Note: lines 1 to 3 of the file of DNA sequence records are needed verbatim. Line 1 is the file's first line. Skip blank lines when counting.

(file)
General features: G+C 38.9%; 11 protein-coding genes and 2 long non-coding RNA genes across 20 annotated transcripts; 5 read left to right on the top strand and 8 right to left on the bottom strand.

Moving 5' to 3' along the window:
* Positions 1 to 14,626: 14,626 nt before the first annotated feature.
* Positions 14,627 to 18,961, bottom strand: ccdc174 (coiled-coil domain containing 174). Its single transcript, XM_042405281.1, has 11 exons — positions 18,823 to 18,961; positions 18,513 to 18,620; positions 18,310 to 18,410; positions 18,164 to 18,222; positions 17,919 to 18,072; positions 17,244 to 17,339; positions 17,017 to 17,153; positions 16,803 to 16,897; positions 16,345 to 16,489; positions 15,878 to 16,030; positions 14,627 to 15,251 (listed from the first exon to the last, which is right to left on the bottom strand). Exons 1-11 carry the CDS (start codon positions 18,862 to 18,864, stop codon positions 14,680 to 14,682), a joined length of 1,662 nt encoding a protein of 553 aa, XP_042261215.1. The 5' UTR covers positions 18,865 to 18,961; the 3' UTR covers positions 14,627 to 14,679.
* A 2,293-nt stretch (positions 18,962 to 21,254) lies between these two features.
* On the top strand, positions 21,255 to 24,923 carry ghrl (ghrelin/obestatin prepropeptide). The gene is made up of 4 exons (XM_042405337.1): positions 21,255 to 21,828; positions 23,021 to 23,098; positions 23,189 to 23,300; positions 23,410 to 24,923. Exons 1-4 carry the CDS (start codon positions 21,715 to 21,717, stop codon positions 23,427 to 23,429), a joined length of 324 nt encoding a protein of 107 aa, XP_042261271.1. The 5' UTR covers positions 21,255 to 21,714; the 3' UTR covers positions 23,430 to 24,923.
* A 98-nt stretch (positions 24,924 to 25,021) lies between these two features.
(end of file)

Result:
General features: G+C 38.9%; 11 protein-coding genes and 2 long non-coding RNA genes across 20 annotated transcripts; 5 read left to right on the top strand and 8 right to left on the bottom strand.

Moving 5' to 3' along the window:
* Positions 1 to 14,626: 14,626 nt before the first annotated feature.